So the normal 9 to 5 may not be agreeable to what they can do, but some things don’t require us to necessarily do during the business day. So what can we take and put aside and do differently—and maybe at a later time or at an earlier time. So I have to look at all of that, and help them really put it into some sort of a workflow-automation tool to help them manage that efficiency a little bit differently.
Tony: And you just have to adapt to the times. And another example that we’ve seen are virtual tours and self showings, and those technologies of course are a direct result of COVID-19. And actually from the Leasing Demand in 2020 survey that we fielded recently of 1200 property managers, we found that really 1 out of 2 property managers had adopted a virtual tour or self showing technology.
Deb Newell: Yeah. Well, they are changing, but here’s the other piece. There’s still a human factor involved in all of that, right? You can still bring in the technology, but someone still has to put the lockbox out on the property. That’s for the self showing technology. They have to done remove it when the place is filled, somebody has to set up the camera to take the 360 video tour. So it’s interesting when people say, Oh, I just want to implement all of this, you still have to have a piece that can’t be a hundred percent automated. This is where I think, that Castle Property Management Group out of Detroit had failed years ago, because they wanted to automate every single piece of business, with no personal touch. And in just our industry, you can’t do that.
Tony: Yeah, it’s not that kind of industry. People are at the center of it. We’re talking about people’s homes.
Deb Newell: Exactly. It’s an emotional transaction. Buying and selling is an emotional transaction for many people. But so as an owner, letting go of this asset that they’re trusting you with, I always say that there’s two important things an owner tends to not… That they entrust others with that are the most valuable, which is your property and their children. So babysitting your children, and in a sense kind of babysitting the property. So these are the two most important things. These are emotional transactions to people. And so even if they’re an investor, it’s still an emotional because it’s money. And so that money drives the emotion, especially with the pandemic going on, emotions are even more heightened. So it’s understanding that psychology of what’s behind it and what’s driving it.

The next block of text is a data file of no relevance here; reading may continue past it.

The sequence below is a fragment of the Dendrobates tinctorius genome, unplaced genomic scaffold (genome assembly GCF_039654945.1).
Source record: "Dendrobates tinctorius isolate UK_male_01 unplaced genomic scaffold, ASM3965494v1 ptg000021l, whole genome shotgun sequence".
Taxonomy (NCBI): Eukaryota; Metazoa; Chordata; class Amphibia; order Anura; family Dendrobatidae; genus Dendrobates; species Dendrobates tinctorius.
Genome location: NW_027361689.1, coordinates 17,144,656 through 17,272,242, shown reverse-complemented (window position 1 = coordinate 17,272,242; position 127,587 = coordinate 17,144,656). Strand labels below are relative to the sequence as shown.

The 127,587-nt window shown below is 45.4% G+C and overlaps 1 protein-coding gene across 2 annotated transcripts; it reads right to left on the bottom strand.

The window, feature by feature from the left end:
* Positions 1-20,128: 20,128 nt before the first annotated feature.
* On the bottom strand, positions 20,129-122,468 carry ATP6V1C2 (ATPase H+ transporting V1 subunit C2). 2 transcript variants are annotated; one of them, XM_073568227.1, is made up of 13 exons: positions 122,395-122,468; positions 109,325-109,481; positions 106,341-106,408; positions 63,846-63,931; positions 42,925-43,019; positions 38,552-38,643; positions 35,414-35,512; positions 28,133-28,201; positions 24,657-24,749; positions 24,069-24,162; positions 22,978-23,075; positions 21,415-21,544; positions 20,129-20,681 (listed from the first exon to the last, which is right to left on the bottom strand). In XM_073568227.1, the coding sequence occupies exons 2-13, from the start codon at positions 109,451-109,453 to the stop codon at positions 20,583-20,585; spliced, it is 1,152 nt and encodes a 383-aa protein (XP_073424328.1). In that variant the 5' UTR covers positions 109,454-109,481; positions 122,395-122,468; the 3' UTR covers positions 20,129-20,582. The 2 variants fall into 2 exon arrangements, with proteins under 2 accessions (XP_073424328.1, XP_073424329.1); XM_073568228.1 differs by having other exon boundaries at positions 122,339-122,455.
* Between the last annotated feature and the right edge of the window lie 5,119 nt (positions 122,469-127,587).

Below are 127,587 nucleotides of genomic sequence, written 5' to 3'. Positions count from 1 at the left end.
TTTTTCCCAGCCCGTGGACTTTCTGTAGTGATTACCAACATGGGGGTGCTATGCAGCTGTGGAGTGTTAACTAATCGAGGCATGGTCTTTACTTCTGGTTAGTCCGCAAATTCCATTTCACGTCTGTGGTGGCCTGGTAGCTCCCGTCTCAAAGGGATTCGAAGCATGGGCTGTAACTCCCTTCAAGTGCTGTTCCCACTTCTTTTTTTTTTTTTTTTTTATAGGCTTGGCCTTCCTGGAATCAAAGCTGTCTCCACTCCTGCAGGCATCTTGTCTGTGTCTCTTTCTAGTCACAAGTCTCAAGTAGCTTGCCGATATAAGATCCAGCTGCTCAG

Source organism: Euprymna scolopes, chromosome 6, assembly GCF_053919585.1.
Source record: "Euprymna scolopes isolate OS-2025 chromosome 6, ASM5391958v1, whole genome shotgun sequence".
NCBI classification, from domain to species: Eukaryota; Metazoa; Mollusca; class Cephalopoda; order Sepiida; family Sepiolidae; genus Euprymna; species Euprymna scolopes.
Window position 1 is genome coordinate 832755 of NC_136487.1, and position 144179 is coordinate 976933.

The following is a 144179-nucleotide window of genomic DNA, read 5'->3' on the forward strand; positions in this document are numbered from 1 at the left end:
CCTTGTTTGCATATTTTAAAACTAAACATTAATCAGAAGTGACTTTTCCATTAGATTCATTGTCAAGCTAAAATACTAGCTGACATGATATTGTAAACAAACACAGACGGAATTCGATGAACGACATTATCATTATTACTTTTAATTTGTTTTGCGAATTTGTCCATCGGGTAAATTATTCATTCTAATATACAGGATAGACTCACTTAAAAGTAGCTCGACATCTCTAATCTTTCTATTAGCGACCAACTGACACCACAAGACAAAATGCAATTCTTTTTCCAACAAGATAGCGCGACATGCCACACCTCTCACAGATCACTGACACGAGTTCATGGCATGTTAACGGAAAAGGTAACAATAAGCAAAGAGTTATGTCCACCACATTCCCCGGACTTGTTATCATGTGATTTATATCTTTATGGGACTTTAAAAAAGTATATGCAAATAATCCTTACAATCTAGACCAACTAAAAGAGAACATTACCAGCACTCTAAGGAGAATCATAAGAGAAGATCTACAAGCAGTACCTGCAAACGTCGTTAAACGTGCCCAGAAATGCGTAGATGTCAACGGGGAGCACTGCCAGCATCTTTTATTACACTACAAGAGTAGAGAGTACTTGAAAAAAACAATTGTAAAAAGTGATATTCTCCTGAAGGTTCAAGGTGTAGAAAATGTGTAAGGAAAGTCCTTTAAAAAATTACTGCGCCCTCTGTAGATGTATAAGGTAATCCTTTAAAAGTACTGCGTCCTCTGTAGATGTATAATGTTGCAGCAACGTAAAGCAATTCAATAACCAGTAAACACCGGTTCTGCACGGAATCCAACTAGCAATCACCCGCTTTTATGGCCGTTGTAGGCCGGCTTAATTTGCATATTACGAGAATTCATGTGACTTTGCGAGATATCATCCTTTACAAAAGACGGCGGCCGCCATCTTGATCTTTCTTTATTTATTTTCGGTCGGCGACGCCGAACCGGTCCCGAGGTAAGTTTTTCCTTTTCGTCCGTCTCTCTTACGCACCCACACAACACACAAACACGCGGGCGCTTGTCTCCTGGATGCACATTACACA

What areas do you recommend for your clients to focus on these days?
Deb Newell: Oh, that’s kind of a loaded question. I think it depends a lot on the client, the size of the company and what their needs are. So there’s a lot of variables, I think, that come into that. If I were to like really say one thing, maintenance is probably the number one factor people go, how am I now going to address maintenance? What automated thing can I bring in? You still have to have somebody kind of troubleshooting the issue. This is all, so this is kind of where that emotion comes in for tenants, right? So they are already stressed out about everything, they’re at home, stuck with kids. They don’t maybe are… They are not working, or working now from home, and they have a maintenance issue going on. So what was an emergency before is now even more of an emergency now.
Because now we’re in the home all the time. Before, they’re out eight hours, nine hours a day. So it was an issue maybe during the evening or early morning hours. Yeah, I got to get that fixed, it’s really kind of a hassle. Now, it’s because I’m there all day long and my kids are with me.
Tony: The kids are jumping around in the background. You can see the apartment flooding, and they’re trying to work at the same time, all in the Zoom meeting.